Channel 4 has sparked controversy and debate with a fake video of the Queen as an alternative to her traditional festive broadcast that will be broadcast on Christmas.
The broadcaster will show a five-minute video in which a digitally modified version of the Queen shares her thoughts on the year, including the departure of Prince Harry and Meghan Markle as the older royal family and the participation of the Duke of York with disgraced financier Jeffrey Epstein.
The Queen of Deepfake, voiced by actress Debra Stephenson, can also be seen performing a dance routine from the TikTok social networking platform.
Channel 4 said the show was supposed to give a “stern warning” of the threat of fake news in the digital age, and program director Ian Katz described the video as “a powerful reminder that we can no longer trust our own eyes.”
Some experts suggest that broadcasting might lead the public to think that deep-counterfeiting technology is used more often than is the case.
“We have yet to see deep-seated fake files widely used, other than to attack women,” said Sam Gregory, program director of Witness, an organization that uses video and human rights technology. “We should be very careful in persuading people to think they can’t believe what they see.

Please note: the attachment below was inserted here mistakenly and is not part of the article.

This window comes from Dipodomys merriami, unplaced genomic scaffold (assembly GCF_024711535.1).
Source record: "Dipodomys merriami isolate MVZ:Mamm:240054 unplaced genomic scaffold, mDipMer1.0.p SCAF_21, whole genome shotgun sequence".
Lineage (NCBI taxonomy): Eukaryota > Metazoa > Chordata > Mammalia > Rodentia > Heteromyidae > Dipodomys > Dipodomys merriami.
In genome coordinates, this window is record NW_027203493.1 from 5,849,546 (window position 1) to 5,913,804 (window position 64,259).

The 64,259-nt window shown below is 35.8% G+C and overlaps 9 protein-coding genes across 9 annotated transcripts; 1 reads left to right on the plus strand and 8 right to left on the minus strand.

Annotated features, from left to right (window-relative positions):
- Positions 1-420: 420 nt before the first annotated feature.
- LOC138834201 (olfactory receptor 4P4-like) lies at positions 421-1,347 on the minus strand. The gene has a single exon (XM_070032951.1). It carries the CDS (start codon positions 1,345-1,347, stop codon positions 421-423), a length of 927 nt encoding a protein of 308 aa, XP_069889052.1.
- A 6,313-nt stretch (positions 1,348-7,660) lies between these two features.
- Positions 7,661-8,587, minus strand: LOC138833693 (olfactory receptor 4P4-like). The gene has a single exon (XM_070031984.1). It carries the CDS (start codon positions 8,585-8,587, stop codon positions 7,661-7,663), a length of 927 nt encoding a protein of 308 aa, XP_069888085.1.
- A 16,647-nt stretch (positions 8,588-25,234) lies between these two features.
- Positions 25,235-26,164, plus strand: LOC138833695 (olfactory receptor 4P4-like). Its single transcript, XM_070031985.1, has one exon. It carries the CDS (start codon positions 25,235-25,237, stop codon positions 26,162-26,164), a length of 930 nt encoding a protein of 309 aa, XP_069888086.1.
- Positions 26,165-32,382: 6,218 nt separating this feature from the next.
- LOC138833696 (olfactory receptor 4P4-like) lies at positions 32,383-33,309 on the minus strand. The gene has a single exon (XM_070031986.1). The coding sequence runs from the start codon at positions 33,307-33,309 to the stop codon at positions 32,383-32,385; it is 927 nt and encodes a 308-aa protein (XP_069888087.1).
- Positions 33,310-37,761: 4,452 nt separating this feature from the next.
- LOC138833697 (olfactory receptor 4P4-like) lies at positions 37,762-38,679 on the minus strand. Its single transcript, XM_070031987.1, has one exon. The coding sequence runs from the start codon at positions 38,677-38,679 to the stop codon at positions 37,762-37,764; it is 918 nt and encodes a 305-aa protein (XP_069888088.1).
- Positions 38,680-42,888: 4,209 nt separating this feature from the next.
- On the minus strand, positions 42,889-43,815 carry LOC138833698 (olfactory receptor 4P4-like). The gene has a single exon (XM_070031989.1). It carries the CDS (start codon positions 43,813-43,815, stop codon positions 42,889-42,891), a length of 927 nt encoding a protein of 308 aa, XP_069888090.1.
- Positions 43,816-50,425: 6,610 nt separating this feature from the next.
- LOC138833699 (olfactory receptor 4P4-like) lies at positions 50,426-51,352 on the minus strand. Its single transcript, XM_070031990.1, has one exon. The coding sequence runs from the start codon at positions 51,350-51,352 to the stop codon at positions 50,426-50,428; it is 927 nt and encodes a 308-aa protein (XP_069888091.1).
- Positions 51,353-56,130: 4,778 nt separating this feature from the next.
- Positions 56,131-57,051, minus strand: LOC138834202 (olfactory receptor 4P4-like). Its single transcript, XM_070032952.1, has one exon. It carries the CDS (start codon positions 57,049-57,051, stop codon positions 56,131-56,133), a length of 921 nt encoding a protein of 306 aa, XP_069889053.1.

“If you haven’t seen them before, this could make you believe that deep fakes are a more widespread problem than them,” he said. “It’s okay to expose people to deep mints, but we shouldn’t escalate with rhetoric by claiming we’re surrounded by them.”
Areeq Chowdhury, the technology policy researcher behind deepfakes Jeremy Corbyn and Boris Johnson during the 2019 general election, said he supports the decision to emphasize the impact of deepfakes, but that the technology does not currently pose a broad threat to information sharing.
“The risk is that it becomes easier and easier to use deepfakes, and the obvious challenge is the existence of false information, but also the threat of undermining original videos that could be dismissed as deepfakes,” he said.
“My view is that we should generally be concerned about this technology, but that the main problem with deepfake today is their use in non-confensual deepfake pornography, not in information.
“I don’t think the video is realistic enough to worry in this case, but adding disclaimers before showing a deep fake video or adding a watermark so it can’t be cropped and edited can help deliver them responsibly.”
“As a society, we need to understand what purposes of deep fake files we find acceptable and how we can move through a future in which synthetic media are an increasing part of our lives. Channel 4 should encourage best practice. “